Though the measure’s language is not specific to any particular religion, it is enforced exclusively against those who are charged with blaspheming against Islam. However, while in some ways the blasphemy law could be used as an instrument of repression, some specific cases tend to deal with relatively trivial matters. A case in point was what happened to Mohammed Taha Mohammed Ahmed. Ahmed, editor-in-chief of a daily newspaper was arrested in May 2005 and charged with violating Article 125. The paper had published an article citing a medieval source that says the real name of Muhammad’s father was not Abd Allah but Abd al-Lat, servant of al-Lat, an idol of the pre-Islamic era. The court acquitted Ahmed after imposing a hefty fine on him and deciding to close the paper down for three months. In September 2006, Ahmed’s body was found decapitated.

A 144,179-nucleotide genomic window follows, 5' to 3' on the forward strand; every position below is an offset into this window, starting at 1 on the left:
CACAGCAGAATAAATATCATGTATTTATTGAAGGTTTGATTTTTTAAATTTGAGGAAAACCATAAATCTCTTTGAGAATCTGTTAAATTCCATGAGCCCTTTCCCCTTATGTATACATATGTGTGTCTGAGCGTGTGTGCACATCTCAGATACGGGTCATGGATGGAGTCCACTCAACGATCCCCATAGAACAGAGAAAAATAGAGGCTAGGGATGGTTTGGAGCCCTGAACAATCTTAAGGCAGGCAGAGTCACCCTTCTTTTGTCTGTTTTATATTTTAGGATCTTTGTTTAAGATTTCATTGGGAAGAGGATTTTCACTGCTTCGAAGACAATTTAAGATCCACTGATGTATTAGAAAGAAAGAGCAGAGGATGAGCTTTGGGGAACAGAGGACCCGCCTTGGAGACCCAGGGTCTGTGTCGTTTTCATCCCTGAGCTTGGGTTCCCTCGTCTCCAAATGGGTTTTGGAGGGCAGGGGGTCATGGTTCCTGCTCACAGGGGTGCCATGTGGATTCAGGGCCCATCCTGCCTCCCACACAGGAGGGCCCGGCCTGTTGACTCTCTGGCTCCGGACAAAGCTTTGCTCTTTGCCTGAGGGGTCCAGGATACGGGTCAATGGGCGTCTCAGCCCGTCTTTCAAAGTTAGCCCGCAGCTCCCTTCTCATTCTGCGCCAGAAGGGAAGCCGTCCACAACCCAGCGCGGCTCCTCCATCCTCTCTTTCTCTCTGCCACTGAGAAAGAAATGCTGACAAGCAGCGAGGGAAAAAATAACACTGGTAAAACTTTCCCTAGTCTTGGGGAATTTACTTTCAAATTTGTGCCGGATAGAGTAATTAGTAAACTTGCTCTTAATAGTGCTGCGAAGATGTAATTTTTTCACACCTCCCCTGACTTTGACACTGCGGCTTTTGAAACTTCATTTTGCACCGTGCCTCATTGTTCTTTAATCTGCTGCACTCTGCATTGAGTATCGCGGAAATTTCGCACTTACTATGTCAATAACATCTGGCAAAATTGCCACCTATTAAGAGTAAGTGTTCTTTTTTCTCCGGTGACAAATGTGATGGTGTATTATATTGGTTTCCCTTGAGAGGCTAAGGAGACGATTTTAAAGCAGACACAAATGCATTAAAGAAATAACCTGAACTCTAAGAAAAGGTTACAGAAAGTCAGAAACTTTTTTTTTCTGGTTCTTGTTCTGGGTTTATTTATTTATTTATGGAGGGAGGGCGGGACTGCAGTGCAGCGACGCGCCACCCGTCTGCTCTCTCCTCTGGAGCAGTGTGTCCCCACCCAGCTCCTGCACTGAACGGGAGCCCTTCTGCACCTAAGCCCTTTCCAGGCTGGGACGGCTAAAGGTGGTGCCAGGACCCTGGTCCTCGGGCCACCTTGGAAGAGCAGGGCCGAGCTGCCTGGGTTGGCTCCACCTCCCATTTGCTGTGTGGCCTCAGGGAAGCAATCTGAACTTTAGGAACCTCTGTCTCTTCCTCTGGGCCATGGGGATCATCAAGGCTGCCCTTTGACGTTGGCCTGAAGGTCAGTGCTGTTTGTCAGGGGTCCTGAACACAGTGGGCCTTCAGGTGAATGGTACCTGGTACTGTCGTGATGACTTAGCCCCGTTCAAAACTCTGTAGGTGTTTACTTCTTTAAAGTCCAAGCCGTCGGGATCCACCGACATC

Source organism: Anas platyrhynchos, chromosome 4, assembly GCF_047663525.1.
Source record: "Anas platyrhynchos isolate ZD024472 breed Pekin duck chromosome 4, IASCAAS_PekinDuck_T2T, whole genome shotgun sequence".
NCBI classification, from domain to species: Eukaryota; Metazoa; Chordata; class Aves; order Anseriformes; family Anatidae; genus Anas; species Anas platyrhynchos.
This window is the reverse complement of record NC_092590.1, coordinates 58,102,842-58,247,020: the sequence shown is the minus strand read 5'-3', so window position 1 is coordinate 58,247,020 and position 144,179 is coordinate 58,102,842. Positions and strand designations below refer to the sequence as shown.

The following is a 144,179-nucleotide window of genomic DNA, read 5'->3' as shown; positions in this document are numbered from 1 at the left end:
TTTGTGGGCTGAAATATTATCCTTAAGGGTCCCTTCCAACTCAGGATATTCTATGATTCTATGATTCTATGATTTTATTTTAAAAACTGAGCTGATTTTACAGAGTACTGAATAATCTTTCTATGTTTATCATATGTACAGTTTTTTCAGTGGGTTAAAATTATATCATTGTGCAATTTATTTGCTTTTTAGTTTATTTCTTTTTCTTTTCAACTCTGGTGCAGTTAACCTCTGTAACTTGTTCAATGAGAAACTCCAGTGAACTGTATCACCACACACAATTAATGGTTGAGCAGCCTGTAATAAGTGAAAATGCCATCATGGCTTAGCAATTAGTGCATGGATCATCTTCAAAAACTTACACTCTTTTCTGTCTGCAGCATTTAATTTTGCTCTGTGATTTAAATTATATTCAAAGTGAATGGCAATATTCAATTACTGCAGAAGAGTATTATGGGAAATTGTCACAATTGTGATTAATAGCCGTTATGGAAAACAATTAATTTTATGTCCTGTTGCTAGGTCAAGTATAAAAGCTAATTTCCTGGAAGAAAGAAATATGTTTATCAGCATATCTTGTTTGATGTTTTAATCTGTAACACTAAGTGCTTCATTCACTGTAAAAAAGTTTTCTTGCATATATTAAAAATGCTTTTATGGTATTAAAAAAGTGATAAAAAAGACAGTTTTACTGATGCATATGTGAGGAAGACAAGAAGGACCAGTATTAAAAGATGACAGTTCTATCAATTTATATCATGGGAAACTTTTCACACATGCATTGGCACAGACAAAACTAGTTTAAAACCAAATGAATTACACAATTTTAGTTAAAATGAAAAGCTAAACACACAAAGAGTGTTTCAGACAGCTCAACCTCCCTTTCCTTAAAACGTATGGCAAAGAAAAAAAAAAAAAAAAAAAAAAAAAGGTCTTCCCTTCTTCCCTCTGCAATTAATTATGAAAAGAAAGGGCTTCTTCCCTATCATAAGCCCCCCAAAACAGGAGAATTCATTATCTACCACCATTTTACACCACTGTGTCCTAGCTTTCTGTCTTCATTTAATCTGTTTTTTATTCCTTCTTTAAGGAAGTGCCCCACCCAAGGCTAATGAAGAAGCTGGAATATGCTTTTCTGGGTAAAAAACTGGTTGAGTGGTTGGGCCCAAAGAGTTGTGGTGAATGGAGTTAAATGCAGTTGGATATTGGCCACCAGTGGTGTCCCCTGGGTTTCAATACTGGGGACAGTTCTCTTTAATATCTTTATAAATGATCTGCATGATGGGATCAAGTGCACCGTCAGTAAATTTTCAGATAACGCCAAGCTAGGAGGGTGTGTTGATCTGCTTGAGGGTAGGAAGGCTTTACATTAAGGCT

The Sudanese apostasy law treats any conversion to a religion other than Islam as an act of apostasy, an offence punishable by death. The law gives the person who converts out of Islam an opportunity to recant. Whilst the law does not explicitly ban proselytizing, the vaguely worded apostasy law criminalizes both apostasy and acts that encourage apostasy, which could be understood to include proselytization and blasphemy. This is an aspect of the law that has impinged on my personal freedom of thought and expression. In May 2017, I submitted a petition to a court of law in the city of Omdurman, asking for a change in my religious status in the National Record from “Muslim” to “Nonreligious”. The next day, I was arrested and charged with the criminal offence of apostasy in accordance with article 126 of the 1991 Penal Code. Article 126 criminalizes the act of abandoning or renouncing Islam on the part of any Sudanese citizen who grew up as Muslim. I faced the possibility of a death conviction, which would only be overturned if I disowned my “apostasy” and re-embraced Islam. I was fortunate in that I succeeded in getting out of the country. Now I am back in Sudan with a degree of security brought about by the popular revolution of December 2018, which overthrew the Islamic regime.